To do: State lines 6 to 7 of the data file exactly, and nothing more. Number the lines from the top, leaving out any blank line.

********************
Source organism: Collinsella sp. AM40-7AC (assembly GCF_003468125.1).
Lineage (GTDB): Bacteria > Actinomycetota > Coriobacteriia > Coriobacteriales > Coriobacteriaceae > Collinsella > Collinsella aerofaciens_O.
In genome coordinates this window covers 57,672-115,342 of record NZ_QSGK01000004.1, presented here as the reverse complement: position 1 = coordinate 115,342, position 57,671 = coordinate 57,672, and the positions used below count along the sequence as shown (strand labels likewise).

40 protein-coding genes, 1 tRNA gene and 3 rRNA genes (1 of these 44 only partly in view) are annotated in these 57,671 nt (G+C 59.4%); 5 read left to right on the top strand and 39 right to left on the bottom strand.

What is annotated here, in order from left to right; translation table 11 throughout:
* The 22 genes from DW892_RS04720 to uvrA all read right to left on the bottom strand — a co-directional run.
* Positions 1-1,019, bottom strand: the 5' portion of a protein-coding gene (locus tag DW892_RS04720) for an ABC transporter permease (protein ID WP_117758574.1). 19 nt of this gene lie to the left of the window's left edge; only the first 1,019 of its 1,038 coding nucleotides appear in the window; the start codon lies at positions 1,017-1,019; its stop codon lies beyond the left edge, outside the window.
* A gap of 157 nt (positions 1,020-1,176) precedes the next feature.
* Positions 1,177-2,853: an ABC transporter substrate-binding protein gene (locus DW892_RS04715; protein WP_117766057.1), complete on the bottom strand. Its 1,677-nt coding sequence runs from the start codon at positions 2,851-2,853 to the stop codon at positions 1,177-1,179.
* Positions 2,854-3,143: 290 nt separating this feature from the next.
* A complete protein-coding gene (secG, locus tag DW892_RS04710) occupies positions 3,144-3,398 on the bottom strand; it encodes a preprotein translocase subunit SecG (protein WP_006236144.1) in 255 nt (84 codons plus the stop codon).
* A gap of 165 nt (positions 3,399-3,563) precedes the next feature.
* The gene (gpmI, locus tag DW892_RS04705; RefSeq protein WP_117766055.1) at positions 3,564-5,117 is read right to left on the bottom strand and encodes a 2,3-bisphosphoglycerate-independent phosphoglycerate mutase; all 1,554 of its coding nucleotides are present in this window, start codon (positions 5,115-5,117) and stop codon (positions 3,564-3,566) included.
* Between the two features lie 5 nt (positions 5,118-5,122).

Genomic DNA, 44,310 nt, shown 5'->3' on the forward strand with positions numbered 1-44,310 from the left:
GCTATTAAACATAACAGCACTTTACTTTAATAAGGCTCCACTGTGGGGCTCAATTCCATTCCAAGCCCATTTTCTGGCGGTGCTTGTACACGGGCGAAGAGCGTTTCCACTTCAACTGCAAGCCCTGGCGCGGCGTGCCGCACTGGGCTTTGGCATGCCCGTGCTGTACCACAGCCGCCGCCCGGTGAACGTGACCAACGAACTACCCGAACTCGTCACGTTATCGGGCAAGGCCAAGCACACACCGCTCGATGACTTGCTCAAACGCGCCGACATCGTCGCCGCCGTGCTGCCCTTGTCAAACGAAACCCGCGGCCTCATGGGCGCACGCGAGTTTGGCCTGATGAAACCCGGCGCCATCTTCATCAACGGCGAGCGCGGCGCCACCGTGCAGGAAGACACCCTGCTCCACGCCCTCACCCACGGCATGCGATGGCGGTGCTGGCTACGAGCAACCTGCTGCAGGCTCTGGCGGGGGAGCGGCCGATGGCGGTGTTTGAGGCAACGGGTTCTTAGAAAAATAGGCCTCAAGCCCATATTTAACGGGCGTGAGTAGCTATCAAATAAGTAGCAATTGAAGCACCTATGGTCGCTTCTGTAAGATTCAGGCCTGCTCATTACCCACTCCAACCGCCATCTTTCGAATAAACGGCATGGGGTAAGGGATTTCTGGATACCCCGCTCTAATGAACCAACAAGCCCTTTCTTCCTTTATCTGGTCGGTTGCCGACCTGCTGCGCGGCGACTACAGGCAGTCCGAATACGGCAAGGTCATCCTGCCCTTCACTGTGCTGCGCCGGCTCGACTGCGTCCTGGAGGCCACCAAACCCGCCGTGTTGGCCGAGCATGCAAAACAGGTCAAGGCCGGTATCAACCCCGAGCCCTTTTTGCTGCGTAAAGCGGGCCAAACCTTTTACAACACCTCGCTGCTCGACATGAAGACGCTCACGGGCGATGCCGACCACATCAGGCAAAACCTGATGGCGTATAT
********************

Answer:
* The 22 genes from DW892_RS04720 to uvrA all read right to left on the bottom strand — a co-directional run.
* Positions 1-1,019, bottom strand: the 5' portion of a protein-coding gene (locus tag DW892_RS04720) for an ABC transporter permease (protein ID WP_117758574.1). 19 nt of this gene lie to the left of the window's left edge; only the first 1,019 of its 1,038 coding nucleotides appear in the window; the start codon lies at positions 1,017-1,019; its stop codon lies beyond the left edge, outside the window.